Public Health Reports (1974-), 1 November 1979, Vol.94(6), pp.522-527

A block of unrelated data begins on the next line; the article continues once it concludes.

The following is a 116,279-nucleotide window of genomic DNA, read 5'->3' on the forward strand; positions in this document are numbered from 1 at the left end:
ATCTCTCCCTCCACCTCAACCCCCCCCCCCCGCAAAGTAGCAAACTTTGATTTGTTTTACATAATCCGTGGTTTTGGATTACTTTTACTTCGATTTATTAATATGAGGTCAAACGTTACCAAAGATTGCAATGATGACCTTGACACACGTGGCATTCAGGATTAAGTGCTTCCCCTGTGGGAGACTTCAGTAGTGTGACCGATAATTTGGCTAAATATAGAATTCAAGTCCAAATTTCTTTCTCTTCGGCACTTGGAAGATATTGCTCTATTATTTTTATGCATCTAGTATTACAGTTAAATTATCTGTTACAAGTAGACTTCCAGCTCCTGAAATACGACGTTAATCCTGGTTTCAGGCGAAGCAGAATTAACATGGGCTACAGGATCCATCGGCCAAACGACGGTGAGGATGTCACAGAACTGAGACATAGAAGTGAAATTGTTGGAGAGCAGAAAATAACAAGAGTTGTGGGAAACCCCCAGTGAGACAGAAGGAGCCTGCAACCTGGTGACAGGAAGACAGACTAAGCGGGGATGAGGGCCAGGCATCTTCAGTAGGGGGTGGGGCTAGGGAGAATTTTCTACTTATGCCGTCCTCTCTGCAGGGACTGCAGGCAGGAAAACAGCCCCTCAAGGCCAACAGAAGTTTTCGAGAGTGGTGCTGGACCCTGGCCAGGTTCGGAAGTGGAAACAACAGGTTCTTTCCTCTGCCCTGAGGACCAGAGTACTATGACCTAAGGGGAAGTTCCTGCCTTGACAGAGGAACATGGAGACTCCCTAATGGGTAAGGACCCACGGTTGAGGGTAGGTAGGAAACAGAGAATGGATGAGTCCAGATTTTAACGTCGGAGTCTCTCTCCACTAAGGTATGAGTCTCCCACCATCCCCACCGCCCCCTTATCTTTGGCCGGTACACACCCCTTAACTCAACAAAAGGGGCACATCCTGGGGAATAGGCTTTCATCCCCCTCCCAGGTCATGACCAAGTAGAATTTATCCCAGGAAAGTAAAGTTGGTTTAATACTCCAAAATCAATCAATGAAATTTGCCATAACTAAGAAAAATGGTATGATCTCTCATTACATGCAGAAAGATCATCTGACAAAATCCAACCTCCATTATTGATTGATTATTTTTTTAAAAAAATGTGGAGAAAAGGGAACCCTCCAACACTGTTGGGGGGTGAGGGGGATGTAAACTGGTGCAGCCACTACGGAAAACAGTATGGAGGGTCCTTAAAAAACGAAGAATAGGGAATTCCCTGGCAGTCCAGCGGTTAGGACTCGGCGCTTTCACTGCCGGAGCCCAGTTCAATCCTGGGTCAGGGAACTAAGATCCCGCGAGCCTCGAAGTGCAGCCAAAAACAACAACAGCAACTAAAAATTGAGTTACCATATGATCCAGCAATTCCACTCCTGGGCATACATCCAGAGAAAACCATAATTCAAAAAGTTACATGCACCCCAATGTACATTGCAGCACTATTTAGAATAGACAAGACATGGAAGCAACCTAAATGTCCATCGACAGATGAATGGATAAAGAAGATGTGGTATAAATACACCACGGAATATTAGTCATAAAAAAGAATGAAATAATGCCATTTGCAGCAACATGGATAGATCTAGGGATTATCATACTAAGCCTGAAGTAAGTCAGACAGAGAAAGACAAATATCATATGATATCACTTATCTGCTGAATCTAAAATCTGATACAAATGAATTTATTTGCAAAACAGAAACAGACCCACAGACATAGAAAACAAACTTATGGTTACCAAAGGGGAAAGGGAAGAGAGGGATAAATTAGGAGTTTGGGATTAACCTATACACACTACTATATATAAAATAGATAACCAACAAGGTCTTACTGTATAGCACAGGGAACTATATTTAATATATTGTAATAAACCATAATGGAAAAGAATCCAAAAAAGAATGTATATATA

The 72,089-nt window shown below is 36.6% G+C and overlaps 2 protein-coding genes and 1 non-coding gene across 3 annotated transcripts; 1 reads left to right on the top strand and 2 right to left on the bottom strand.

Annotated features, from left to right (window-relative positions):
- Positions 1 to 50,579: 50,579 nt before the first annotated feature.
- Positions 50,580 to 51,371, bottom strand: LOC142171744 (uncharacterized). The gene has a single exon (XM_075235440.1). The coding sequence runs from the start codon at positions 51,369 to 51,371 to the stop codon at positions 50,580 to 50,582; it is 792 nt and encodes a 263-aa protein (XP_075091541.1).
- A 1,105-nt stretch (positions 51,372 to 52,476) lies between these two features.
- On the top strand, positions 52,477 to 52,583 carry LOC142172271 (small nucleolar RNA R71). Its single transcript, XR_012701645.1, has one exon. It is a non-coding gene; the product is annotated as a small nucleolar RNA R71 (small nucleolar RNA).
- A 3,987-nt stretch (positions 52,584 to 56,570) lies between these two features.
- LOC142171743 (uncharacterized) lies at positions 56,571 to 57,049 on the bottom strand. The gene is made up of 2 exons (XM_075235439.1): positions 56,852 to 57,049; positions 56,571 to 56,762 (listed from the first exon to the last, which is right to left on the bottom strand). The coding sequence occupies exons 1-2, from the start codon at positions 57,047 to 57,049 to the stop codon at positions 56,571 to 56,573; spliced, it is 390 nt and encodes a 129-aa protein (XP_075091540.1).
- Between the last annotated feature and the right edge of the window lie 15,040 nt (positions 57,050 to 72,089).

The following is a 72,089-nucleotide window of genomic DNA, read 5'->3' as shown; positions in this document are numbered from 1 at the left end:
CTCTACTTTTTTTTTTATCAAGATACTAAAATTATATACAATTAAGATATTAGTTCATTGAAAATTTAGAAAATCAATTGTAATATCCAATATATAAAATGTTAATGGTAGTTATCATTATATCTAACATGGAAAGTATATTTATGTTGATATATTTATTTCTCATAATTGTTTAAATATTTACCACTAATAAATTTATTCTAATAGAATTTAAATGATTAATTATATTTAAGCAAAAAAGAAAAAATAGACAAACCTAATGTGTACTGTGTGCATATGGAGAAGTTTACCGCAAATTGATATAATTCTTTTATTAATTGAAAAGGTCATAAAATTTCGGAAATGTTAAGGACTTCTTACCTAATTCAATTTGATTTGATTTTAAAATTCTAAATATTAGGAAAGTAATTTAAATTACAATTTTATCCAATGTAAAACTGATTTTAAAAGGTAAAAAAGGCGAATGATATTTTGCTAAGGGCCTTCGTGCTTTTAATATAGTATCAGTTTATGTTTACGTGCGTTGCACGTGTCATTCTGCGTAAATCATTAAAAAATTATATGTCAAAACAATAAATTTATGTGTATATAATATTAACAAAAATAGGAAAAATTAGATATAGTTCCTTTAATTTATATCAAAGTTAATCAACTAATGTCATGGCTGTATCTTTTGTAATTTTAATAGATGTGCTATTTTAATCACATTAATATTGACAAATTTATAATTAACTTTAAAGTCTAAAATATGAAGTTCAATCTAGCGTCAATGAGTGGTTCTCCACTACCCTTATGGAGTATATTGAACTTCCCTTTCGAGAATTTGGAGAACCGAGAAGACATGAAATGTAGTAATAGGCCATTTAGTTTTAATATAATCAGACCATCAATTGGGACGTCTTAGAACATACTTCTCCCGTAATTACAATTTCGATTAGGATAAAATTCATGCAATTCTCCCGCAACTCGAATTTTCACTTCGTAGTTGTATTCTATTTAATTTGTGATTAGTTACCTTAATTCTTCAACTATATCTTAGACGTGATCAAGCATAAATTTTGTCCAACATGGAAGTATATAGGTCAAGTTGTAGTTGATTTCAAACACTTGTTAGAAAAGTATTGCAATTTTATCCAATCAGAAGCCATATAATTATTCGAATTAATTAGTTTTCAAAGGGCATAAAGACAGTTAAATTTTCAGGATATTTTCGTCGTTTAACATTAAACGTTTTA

Death certificates for 1977 filed with the New York State Department of Health were studied to determine where people died. Data were examined by the location and cause of death and by the age, sex, race, and marital status of the decedent. Comparisons were made with a similar study in which U.S. data were used for 1958 events. Approximately 60 percent of all the 1977 deaths in upstate New York occurred in hospitals; only 27 percent occurred outside an institution. The location of death varied by all the factors studied. Within all age categories, males had a higher percentage of hospital deaths. In those age categories in which nursing home deaths comprised a significant proportion of total deaths, females had a higher percentage of such deaths than males. Differences in the location of death according to its cause reflect the nature of the cause of death, for example, whether it was of sudden onset or the result of chronic disease. Most people do not consider in advance where they might die. The idea that age, sex, and marital status, as well as the more obvious cause, all play a part in the location may seem surprising. Yet all these factors were found to be associated with the location of deaths in upstate New York, and there is no reason to believe that this association does not hold true for the entire nation. More research, however, needs to be done based on more years and other geographic areas. Trends in the location of death by decedent's age, sex, race, and marital status may be instructive as to the present state of health resources.
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